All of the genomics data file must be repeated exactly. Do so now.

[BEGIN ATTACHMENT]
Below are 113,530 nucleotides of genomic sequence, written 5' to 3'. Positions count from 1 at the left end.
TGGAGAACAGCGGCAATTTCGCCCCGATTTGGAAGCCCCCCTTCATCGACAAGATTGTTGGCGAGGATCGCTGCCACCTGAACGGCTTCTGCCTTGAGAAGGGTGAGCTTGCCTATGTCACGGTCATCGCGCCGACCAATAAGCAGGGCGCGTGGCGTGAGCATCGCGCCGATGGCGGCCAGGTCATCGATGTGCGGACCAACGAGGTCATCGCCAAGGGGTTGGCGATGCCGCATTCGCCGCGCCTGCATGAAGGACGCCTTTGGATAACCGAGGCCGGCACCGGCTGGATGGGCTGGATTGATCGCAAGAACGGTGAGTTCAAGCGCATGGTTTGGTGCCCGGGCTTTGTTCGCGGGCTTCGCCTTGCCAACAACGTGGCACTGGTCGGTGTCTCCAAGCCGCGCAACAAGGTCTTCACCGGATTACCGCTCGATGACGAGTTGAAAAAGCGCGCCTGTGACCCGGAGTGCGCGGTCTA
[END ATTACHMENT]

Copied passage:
Below are 113,530 nucleotides of genomic sequence, written 5' to 3'. Positions count from 1 at the left end.
TGGAGAACAGCGGCAATTTCGCCCCGATTTGGAAGCCCCCCTTCATCGACAAGATTGTTGGCGAGGATCGCTGCCACCTGAACGGCTTCTGCCTTGAGAAGGGTGAGCTTGCCTATGTCACGGTCATCGCGCCGACCAATAAGCAGGGCGCGTGGCGTGAGCATCGCGCCGATGGCGGCCAGGTCATCGATGTGCGGACCAACGAGGTCATCGCCAAGGGGTTGGCGATGCCGCATTCGCCGCGCCTGCATGAAGGACGCCTTTGGATAACCGAGGCCGGCACCGGCTGGATGGGCTGGATTGATCGCAAGAACGGTGAGTTCAAGCGCATGGTTTGGTGCCCGGGCTTTGTTCGCGGGCTTCGCCTTGCCAACAACGTGGCACTGGTCGGTGTCTCCAAGCCGCGCAACAAGGTCTTCACCGGATTACCGCTCGATGACGAGTTGAAAAAGCGCGCCTGTGACCCGGAGTGCGCGGTCTA